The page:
Belfast Sewer – complete overhaul
The £100m stormwater managment scheme for Northern Ireland Water called on LBA to help to modernise the Victorian infrastructure of Northern Ireland’s leading city.
Skills Tunnelling, Geotech Engineering
Value Est. £100m
Project Description: Belfast, in common with many UK cities, has an old, largely Victorian sewer network, incorporating combined sewer and stormwater flows. The system has a limited capacity and regularly overflows, leading to flooding of low lying areas of the city. The Belfast Sewers scheme was proposed in order to significantly reduce the number of these flooding events and improve the water quality in the River Lagan, which flows through Belfast.
Northern Ireland Water (NIW), the Client, appointed Atkins to produce the reference design for the solution, a £100m stormwater management scheme, which was put out to tender for a design and build contract under NEC Option C. A Joint Venture, consisting of Morgan Est and Farrans was appointed Contractor in August 2006, with Morgan Est’s design arm UPS appointed as their Designer. Atkins was retained as the Project Manager. Some 9.4km of tunnels were required, picking up 10 Combined Stormwater Outfalls, and producing a total storage capacity of 85,000m3. It is predicted that the scheme will be utilised around 15 times each year, taking a total annual flow of around 826,000m3.
With highly variable geology well beneath the water table, Earth Pressure Balance (EPB) TBMs were employed on all of the drives, with the bulk of the tunnelling carried out by two Lovats: a 4.0mID; and a 2.44mID. Many modifications were made to the cutterheads to cope with the changes from alluvium to sandstone and the occasional extremely hard dolerite dykes, and on a number of occasions significant works were required during tunnelling, at times using compressed air (requiring bulkheads to be placed within the tunnel). The south eastern branch in Ormeau Park was to be driven with less cover and through the Upper Boulder Clay. Pipejacking was adopted, using a 2.1mID Lovat EPB, which struggled through large numbers of wheelbarrow-sized boulders, often found in clusters or ‘nests’. The shaft locations were defined in order to intercept the 10 major stormwater overflows, with an additional 3 shafts for inspection and escape purposes. All shafts were sunk as dry caissons with local dewatering of the lower aquifer. An in-situ concrete lining was placed in the lower section of each shaft. The 38m diameter, 40m deep Tunnel Pumping Station (TPS) was constructed using diaphragm walls to rock level and a sprayed concrete lining (SCL) below, with an in-situ concrete secondary lining to ensure a smooth interior. A central wall divides the shaft into dry and wet wells, the dry well housing pumps and pipes capable of 16m3 m/s. Tunnelling was completed in September 2009, and the TPS pumps commissioned in October 2009.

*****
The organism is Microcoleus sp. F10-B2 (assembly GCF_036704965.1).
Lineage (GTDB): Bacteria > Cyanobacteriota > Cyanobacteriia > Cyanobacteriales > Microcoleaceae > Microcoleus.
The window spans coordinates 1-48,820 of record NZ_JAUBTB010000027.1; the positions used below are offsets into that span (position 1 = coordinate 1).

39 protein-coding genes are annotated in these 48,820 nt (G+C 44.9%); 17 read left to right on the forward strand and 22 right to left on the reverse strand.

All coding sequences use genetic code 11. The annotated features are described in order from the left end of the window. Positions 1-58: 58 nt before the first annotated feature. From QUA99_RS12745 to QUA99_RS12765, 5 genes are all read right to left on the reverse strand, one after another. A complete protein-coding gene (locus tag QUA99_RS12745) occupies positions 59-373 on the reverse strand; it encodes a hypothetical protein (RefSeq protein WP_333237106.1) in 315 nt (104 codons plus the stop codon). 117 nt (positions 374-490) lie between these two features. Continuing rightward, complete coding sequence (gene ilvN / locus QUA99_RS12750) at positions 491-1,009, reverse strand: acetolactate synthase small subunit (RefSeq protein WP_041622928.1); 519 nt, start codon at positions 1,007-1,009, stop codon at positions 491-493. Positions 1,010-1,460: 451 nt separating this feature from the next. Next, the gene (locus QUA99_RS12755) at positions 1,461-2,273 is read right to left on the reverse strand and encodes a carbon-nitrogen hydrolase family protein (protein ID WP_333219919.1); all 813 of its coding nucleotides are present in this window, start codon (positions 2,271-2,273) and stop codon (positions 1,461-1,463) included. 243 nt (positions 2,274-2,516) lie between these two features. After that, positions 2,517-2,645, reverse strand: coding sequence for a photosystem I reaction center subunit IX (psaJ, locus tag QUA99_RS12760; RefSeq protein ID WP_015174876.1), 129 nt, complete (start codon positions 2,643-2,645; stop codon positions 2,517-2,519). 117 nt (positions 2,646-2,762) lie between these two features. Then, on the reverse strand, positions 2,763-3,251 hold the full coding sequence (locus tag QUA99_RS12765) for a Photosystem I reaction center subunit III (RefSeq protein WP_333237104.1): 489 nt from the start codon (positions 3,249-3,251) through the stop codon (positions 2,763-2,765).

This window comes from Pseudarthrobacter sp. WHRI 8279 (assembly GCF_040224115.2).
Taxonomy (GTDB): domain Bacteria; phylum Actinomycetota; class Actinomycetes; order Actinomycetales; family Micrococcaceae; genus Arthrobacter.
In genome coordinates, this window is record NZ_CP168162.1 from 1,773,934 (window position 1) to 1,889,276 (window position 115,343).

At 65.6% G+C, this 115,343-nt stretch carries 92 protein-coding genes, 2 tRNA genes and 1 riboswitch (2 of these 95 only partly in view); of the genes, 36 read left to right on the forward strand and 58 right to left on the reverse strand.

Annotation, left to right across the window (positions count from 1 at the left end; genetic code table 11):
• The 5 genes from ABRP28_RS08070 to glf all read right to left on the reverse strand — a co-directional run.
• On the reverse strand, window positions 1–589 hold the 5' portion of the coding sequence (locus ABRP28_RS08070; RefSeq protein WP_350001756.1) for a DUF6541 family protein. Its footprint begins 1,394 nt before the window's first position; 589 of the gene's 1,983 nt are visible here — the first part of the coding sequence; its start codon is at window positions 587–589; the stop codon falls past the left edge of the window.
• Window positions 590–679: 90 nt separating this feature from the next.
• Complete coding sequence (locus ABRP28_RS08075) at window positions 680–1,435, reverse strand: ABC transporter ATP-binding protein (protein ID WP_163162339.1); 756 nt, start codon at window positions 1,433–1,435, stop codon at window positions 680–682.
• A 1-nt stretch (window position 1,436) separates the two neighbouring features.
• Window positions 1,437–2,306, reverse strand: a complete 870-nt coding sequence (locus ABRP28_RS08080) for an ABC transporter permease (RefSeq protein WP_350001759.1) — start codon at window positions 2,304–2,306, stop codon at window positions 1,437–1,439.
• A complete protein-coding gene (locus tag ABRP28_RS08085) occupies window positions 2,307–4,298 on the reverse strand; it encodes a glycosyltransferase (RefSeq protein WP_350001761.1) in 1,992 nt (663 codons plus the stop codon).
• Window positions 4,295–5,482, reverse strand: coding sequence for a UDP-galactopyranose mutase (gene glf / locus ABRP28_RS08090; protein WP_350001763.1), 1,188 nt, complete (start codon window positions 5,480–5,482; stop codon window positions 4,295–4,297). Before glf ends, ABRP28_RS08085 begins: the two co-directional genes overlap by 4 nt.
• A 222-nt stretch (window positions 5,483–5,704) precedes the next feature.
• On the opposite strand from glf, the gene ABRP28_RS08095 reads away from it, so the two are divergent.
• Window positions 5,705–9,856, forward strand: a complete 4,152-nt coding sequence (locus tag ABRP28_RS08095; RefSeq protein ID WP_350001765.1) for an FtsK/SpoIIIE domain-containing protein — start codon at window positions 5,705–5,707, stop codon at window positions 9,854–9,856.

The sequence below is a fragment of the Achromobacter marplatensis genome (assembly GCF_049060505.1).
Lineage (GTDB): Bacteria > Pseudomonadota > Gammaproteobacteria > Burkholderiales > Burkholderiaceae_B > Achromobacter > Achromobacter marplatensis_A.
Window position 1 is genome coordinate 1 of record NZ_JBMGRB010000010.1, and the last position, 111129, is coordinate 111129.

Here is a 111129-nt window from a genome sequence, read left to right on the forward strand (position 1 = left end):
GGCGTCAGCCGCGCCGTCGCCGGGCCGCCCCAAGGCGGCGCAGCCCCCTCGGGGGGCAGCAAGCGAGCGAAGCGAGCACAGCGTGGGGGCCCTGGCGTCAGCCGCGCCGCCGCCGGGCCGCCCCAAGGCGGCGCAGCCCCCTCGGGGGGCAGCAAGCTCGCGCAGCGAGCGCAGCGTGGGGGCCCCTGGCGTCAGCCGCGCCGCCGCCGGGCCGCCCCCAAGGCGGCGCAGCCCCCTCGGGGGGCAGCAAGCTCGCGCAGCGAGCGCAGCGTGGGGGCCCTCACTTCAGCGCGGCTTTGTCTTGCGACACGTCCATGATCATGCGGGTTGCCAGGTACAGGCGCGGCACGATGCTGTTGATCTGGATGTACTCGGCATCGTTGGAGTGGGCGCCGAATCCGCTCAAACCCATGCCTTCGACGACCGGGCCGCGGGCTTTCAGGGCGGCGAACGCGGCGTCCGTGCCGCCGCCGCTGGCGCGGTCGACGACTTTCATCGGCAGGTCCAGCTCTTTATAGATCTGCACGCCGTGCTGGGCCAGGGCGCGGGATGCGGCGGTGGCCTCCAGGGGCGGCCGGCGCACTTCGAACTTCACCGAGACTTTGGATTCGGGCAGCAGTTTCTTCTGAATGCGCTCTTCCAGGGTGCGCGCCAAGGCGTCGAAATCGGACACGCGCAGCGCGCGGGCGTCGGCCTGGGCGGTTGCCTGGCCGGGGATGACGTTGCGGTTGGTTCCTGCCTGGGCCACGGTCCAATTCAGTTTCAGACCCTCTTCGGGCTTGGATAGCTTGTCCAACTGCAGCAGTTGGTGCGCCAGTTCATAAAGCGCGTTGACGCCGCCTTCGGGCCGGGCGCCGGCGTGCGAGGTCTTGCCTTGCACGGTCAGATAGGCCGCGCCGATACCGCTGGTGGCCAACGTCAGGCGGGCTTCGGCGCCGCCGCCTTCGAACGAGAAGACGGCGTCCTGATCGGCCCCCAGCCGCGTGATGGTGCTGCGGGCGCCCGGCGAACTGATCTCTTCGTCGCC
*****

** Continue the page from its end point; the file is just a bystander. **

LBA worked with Atkins, Northern Ireland Water’s project managers, provided managerial assistance and support from June 2007 to the end of 2009. We also provided a Tunnels Inspector for the duration of the project.
The tunnels passed beneath, or near to, 240 properties, including sensitive offices, churches and the landmark Albert clock (which has already suffered from the inadequate bearing capacity of the Sleech and had a pronounced lean pre-tunnelling). High quality and joined up stakeholder management and public relations from all parties were key to the project success, building on early engagement, information dissemination, open and honest communications, and prompt and positive reaction to concerns. Shaft 7 at the tunnel bifurcation was situated very close to residential and business properties including hotels, and therefore an acoustic shed was built over the shaft head in to permit 24-hour working. A high-angle conveyor (HAC) was installed here and coped well with the varied ground conditions. Compressed air workforce monitoring included MRI scanning in a trial to replace the more traditional long bone X-rays.
A section of the tunnel alignment and one shaft fell within the footprint of an old gas works, where testing showed the groundwater to contain toluene, xylene, and benzene. Shaft sinking progressed well, with the dewatering water passing through a treatment plant, and low levels of residual hydrocarbons in the shaft requiring protective equipment and filtration masks only. It was thought that tunnelling would be below the contamination level, but this proved not to be the case. Extensive mitigation measures were required including continuous monitoring, chemical oversuits and heavy filtration or fresh air supply masks, significantly reducing production rates.
Belfast Sewer Contamination
Extensive mitigation measures were required including continuous monitoring, chemical oversuits and heavy filtration or fresh air supply masks, significantly reducing production rates.